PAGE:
Streaming replication setup might come in hand if your server fails, as it can provide a backup plan just when needed. We know that any server can fail, and it is a must to be prepared for the worst-case scenario. This article focuses on streaming replication failover and recovery, which are the two inevitable steps to achieve stable and continuous operation.

Streaming replication failover

With this setup, business can continue even if the primary server fails, by switching to the standby server. PostgreSQL does not have features for error detection and automatic switching. A mechanism for detecting an abnormality and a script for promoting the standby server ('pg_ctl promote') needs to be incorporated. Alternatively, cluster software such as pgpool-II can be used, with its error detection and automatic switching features.

Manual switch using pg_ctl
Automatic switch using pgpool-II

Streaming replication recovery

The recovery actions to take differ depending on which server, primary or standby, is down. The following describes measures for each scenario assuming that synchronous replication is used.

If the primary server fails

If the primary server fails, you need to rebuild it as a standby server. There are various methods to recover the failed server, but two typical methods are described below.

Using database backup

The first method uses database backup (pg_basebackup command). The flow can be summarised as follows:

  1. Copy the latest database cluster from the new primary server (pg_basebackup command).
  2. Configure the necessary settings so the failed server works as a standby server.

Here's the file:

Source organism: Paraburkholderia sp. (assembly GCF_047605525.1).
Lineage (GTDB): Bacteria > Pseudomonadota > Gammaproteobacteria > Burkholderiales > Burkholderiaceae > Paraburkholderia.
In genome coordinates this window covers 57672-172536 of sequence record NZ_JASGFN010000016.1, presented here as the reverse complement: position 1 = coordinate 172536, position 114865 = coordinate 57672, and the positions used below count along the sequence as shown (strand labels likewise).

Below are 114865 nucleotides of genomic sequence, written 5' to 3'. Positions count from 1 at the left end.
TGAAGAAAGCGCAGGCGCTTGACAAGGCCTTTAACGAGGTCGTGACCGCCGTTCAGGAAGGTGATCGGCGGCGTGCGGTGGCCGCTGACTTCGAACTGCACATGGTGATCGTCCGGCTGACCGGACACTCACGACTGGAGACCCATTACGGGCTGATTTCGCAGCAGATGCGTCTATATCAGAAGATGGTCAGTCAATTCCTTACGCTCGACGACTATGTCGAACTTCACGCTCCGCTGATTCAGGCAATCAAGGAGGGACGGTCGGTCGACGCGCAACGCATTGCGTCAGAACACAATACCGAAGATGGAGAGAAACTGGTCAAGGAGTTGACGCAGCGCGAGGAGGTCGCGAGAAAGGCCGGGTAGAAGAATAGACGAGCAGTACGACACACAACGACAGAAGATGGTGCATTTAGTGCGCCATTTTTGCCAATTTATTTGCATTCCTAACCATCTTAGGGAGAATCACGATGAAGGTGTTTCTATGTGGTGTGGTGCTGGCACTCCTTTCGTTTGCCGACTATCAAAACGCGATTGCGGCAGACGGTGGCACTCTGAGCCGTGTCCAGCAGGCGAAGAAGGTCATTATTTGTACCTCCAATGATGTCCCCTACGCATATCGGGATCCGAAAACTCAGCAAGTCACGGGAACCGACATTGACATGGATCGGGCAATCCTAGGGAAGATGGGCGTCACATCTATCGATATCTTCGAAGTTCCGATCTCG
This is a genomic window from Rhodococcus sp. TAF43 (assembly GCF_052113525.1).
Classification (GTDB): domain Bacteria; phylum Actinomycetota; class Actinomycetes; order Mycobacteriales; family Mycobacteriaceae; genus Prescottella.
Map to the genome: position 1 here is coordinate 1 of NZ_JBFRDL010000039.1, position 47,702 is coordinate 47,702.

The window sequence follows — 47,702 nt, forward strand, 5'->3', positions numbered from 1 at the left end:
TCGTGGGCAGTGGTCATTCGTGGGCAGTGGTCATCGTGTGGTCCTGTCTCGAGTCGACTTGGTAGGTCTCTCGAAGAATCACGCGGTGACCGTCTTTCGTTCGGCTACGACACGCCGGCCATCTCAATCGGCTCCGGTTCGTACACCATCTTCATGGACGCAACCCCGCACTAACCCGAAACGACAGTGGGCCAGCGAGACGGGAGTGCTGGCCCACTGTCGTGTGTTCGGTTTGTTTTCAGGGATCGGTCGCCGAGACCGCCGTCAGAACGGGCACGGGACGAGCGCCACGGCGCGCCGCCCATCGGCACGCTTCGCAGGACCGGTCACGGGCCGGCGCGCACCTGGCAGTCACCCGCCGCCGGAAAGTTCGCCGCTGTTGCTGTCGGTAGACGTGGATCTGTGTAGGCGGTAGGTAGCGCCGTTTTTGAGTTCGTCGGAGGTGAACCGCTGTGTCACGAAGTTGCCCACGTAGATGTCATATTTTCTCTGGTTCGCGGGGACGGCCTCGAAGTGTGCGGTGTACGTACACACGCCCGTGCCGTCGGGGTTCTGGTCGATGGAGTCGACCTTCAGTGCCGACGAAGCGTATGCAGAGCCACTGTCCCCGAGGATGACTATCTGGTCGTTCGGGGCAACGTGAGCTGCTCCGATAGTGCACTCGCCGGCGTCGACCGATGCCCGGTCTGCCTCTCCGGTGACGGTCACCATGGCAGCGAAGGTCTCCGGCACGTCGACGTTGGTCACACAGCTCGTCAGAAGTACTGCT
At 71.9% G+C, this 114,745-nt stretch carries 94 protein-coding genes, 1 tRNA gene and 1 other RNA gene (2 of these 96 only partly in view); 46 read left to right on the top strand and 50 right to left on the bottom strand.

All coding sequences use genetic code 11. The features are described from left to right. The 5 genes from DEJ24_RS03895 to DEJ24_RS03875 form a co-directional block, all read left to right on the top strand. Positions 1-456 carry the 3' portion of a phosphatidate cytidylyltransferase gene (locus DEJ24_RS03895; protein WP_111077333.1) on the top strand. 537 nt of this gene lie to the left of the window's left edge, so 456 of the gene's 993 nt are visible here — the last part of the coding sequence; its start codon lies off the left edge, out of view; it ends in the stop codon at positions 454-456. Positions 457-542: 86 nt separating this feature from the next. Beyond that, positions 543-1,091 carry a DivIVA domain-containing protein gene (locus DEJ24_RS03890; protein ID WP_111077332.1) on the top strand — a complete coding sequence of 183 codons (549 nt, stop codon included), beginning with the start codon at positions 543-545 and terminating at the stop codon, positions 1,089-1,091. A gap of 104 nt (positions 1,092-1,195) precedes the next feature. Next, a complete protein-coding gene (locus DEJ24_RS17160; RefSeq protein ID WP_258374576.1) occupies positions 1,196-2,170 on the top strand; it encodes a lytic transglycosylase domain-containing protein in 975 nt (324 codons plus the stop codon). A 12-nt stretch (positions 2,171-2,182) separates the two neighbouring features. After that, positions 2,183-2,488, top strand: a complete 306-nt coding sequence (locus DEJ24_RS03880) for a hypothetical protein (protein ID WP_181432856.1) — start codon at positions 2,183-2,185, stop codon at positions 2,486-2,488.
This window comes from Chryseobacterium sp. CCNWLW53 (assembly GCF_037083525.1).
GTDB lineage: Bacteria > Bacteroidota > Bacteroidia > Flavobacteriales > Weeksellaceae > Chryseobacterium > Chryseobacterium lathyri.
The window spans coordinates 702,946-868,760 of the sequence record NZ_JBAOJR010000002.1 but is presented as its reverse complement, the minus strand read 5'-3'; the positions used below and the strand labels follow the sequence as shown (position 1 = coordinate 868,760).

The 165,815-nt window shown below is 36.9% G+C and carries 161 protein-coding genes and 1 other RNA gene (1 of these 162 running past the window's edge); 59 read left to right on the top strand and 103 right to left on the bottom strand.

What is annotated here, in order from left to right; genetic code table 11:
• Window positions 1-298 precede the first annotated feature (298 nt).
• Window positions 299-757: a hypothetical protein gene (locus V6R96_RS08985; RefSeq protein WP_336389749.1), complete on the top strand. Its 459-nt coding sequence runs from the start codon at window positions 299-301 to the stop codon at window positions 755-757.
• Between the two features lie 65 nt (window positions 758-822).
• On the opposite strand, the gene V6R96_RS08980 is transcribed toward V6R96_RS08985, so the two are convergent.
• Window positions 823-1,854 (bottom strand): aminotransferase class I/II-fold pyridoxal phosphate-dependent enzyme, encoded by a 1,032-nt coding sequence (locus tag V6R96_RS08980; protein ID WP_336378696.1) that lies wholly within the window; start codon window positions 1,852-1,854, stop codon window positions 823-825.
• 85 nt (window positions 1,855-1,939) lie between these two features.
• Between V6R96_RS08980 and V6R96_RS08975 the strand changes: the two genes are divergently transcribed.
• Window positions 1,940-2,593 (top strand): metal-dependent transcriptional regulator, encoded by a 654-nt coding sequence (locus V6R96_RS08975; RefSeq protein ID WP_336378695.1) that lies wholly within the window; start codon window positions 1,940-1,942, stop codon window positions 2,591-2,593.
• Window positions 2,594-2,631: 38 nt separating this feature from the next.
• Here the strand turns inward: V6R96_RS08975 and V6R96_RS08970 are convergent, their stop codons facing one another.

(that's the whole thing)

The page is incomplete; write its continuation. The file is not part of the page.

3. Start the failed server.

By doing that, the failed server can be set up as a new standby server. If the database is large, it will take some time to rebuild.

Recovery overview

Recovery with pg_basebackup
Use the backup to start as a standby server.

Recovery procedure

  1. Identify the cause of the failure, take corrective actions, and recover the failed server.
  2. On the failed server, delete the database cluster.
  3. Execute the pg_basebackup command with the -R option on the failed server to obtain a physical backup from the new primary server.
  4. Modify recovery.conf on the failed server:
    • Set standby_mode=on
    • Set application_name in primary_conninfo
  5. Modify postgresql.conf on the failed server:
    • Disable synchronous_standby_names
  6. Start the failed server – it will become the new standby server.
  7. Modify postgresql.conf on the new primary server:
    • Set synchronous_standby_names to the new standby server.

How to use cluster files

The second method uses cluster files for recovery. This method is possible only if the database on the failed server has not failed due to hardware issues and you can restart the database. The flow can be summarised as below:

  1. Synchronise the difference between the failed server and the new primary server (using the pg_rewind command).
  2. Configure the necessary settings so the failed server works as a standby server.
  3. Start the failed server.

By doing the above, the failed server can be set up as a new standby server. Compared to the pg_basebackup command, the pg_rewind command can rebuild the setup in a relatively short time. However, note that the following conditions need to be met when running pg_rewind: